Parents of a three-year-old girl who suffers from a killer disease have set up a charity in the hope of saving her and other children like her.
Generous members of the community donated £25,000 last year to the Saving Bella Morris fund-raising campaign.
Among the money-spinners was the Babiographers calendar, which featured the babies of staff from Wigan Infirmary’s radiography department doing their parents’ jobs.
Now Bella’s parents, Peter Morris, 36, and Natalie Stevenson, 32, who works as a radiographer at the hospital, want to take the figure to £2.5m.
They want to fund pioneering research into discovering a cure for vanishing white matter, a terminal disease which gradually destroys the white matter in the brain and is causing Bella to slowly lose the ability to walk, talk, eat, see and hear.
Their hope is that by pouring money into research via their newly-founded Rainbow Dream Charity a cure might be found in half the time than it would have been otherwise.
“Obviously we are forever hopeful,” said Peter. “We want to stop it in its tracks or reverse it.
“If it can’t help Bella it would be great to have it as a legacy for others who have the same condition.
“When your daughter’s diagnosed and you’re told she’s got X amount of years to live you do anything.”
Vanishing white matter is a disease that can run in the family and in Bella’s case, both of her parents carried the recessive gene. The cruel condition, for which there is no cure, affects one in 40 million.
Peter, who is a community matron at Blackpool Teaching Hospitals NHS Foundation Trust, said: “Our daughter was fine till two-and-a-half but now a year later she can’t walk, eventually she will be restricted to a chair and bed and then ultimately death, with life expectancy five to 10 years after diagnosis.
“She can still support her upper body at the moment. The good thing is that she’s not at the age where she questions it, she accepts it and moves on. She does remember being able to walk but she’s adapted to it well.”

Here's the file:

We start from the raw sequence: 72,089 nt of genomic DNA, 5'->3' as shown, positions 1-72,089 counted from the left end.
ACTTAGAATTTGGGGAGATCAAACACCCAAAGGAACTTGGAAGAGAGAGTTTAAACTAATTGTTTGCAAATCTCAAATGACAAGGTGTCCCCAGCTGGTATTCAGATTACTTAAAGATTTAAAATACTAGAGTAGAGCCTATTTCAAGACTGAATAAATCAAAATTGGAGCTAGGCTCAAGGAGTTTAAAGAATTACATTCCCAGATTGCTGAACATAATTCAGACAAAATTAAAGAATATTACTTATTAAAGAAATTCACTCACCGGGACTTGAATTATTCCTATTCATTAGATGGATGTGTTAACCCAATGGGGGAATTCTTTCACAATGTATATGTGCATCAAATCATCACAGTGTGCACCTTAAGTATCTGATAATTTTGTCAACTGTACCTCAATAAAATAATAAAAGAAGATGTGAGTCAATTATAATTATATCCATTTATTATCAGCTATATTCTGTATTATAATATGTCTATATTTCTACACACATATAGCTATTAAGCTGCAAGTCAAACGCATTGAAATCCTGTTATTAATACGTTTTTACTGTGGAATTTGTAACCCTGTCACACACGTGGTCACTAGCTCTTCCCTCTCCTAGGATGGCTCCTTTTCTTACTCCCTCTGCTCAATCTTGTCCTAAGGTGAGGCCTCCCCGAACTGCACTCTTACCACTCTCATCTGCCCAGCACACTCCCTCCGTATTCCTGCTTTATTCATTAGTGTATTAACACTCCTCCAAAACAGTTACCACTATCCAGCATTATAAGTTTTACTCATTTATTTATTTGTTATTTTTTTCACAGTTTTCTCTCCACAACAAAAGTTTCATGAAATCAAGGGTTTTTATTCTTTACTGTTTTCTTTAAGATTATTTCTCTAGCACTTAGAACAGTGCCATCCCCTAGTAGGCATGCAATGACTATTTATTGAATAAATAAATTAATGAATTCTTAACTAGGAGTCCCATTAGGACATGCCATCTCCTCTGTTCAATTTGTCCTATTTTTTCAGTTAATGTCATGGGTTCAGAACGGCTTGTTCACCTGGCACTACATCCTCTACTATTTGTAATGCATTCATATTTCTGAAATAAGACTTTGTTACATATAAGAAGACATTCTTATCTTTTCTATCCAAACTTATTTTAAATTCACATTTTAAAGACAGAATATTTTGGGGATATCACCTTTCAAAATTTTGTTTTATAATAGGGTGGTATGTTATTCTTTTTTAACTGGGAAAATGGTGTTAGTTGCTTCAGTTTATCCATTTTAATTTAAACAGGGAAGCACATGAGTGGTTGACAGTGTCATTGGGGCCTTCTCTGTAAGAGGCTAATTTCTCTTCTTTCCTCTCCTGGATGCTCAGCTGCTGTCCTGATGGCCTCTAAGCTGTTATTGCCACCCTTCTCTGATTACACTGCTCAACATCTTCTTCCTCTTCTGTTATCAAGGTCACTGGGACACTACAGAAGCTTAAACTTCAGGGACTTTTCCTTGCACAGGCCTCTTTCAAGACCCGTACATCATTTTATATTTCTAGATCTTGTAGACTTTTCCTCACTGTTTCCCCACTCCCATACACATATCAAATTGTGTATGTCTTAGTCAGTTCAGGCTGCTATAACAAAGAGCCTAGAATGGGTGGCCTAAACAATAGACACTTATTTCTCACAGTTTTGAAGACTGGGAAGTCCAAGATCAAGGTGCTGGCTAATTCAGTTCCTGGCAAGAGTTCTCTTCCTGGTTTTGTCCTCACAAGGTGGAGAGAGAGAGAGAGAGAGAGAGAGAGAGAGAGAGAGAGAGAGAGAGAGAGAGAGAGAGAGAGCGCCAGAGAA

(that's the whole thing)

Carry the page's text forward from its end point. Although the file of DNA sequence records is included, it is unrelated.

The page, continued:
In November 2015 the toddler came down with what seemed like a cold, which worsened even after visits to the doctors.
Bella then became unsteady on her feet and was “walking like a drunk person”.
She was taken to have more tests and six months later she was diagnosed after an MRI scan showed “significant changes” to her white matter - the area of the brain which controls nerves.
“The doctors said it was life-threatening and that Bella could only have a few months to live,” said Peter at the time.
“Being told that, our world just fell apart there and then.”
Peter hopes that the charity will shine a light on the condition as well as act as a channel to fund ongoing research.
There are only two professors looking into the disease that Peter is aware of. Dr Marjo S van der Knaap, who is based in Amsterdam, is looking into prevention of the condition. Meanwhile Dr Orna Elroy-Stein, based in Israel, is making progress towards a treatment to stop the disease from developing further.
However, Dr Elroy-Stein is not funded and the family are looking to help her reach a goal of £2.5m to find the treatment.
Peter, who lives in Chorley, said: “Our aim is a race against time to increase awareness and understanding of the condition and to raise funds for the promising research in Tel Aviv to find a cure undertaken by professor Orna Elroy-Stein.
“We want to stop families having their children’s lives being taken from them and this can be done in our lifetime.”
As well as working to get as much publicity of the condition as possible, Peter is planning on undertaking the three peaks challenge in the spring. He is also keen for people to raise money for the Rainbow Dream Charity.
To find out more about the charity and to donate or fund-raise for more research into VWM, go to therainbowdreamcharity.com